Thanks to trade with China, Port of Long Beach in California, the second busiest port in the United States, concluded a record year 2018, port officials said Wednesday.
For the first time in its 108-year history, Port of Long Beach handled over 8 million twenty-foot equivalent units in a year, as cargo grew more than 7 percent year-on-year, announced Mario Cordero, executive director of the Port of Long Beach.
"Nearly 70 percent of our import containers come from China, and 40 percent of our exports go there," Cordero said, adding "with this trade dynamic, we moved the highest container total ever."
"We've been a beneficiary in great part because of our geographical location," Cordero said. Port of Long Beach, a major gateway for trans-Pacific trade, serving 140 shipping lines with connections to 217 seaports around the world.
However, the on-going tariff disputes between the United States and China still cast a shadow over the port's future growth.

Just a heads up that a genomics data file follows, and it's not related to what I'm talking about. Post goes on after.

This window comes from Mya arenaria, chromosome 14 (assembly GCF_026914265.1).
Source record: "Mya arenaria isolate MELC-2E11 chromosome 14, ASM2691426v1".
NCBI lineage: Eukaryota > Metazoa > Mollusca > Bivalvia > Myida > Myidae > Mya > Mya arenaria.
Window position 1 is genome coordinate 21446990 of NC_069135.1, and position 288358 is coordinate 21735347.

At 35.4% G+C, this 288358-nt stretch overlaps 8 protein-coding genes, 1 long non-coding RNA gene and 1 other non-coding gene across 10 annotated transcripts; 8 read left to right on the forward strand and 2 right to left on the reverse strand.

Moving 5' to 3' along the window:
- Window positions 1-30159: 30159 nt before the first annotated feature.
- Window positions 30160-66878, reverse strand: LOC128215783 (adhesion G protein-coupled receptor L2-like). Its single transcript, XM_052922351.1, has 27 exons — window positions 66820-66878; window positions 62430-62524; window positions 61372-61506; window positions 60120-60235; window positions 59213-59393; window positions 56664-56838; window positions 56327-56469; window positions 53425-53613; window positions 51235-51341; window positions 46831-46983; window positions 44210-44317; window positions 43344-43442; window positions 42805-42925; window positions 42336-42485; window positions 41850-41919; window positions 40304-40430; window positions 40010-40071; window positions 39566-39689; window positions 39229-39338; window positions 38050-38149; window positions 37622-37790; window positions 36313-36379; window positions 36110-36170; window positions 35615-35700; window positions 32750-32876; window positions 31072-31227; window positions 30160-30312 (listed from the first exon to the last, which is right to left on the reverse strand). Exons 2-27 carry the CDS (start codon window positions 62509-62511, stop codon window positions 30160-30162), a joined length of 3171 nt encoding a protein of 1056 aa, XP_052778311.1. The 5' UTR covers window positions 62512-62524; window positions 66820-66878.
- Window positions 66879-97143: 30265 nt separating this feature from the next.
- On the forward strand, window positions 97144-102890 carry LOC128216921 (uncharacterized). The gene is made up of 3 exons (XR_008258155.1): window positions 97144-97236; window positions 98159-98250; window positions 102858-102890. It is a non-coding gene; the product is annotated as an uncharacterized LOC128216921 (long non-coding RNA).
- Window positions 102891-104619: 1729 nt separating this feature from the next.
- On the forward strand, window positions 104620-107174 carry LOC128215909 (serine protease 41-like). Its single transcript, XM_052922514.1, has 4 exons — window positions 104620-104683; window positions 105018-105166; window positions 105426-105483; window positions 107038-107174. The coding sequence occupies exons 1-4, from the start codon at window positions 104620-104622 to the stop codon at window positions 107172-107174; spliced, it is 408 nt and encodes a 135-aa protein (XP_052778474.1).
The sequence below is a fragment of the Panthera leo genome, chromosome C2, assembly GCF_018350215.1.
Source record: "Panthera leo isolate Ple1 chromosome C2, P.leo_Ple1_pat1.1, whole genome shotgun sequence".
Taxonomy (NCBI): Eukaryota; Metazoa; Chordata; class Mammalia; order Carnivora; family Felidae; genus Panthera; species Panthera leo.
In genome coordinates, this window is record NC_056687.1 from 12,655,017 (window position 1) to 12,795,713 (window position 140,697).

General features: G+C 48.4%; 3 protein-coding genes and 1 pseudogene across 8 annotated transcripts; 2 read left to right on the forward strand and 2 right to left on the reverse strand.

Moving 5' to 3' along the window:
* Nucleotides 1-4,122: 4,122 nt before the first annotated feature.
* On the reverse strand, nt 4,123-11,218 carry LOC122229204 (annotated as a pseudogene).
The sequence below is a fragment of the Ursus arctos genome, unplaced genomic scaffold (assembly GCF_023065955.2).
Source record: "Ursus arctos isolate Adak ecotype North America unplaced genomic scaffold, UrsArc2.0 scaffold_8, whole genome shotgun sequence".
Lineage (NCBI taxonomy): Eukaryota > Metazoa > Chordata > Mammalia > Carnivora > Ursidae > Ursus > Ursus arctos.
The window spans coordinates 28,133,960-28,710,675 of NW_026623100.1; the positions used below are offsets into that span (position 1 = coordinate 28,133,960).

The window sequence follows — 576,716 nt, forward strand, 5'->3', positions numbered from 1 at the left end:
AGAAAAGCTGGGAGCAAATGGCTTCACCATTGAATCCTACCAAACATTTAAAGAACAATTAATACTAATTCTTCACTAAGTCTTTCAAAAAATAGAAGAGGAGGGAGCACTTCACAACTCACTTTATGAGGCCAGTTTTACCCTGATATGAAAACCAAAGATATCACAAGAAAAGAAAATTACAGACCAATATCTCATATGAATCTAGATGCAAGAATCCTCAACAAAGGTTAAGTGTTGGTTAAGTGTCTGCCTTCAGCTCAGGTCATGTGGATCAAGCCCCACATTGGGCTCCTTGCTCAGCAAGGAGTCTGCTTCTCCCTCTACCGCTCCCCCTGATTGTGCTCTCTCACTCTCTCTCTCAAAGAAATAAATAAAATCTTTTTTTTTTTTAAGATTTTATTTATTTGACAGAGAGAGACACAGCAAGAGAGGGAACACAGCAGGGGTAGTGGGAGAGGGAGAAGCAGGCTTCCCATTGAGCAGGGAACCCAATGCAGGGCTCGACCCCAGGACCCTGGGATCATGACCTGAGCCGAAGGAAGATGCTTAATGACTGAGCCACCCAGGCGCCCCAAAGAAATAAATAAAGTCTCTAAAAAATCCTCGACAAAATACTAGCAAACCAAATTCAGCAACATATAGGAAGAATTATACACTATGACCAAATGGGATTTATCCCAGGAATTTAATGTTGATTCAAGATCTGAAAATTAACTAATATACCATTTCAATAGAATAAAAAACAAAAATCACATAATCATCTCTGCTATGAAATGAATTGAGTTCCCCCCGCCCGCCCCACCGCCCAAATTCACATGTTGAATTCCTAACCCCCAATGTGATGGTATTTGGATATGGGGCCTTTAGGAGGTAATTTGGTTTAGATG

"This trade war has been a disaster for my clients," Kim Masumi of Customs Confidential, a customs broker who works with many import-export companies, told Xinhua. "It's disrupting their businesses, their supply-chains, and causing a lot more problems than it was supposed to fix. It's got to stop."
Port officials are counting on the settlement of the conflicts to pave the way for more gains in 2019.
"I'm optimistic because trade is very important to every country in the global community, but more importantly, to the United States and China," Cordero told Xinhua.
Referring to trade dynamic between the United States and China as one of the most important in the world, Cordero said with so much at stake on both sides of the Pacific, it is believed the two countries can resolve their differences and keep the economies growing.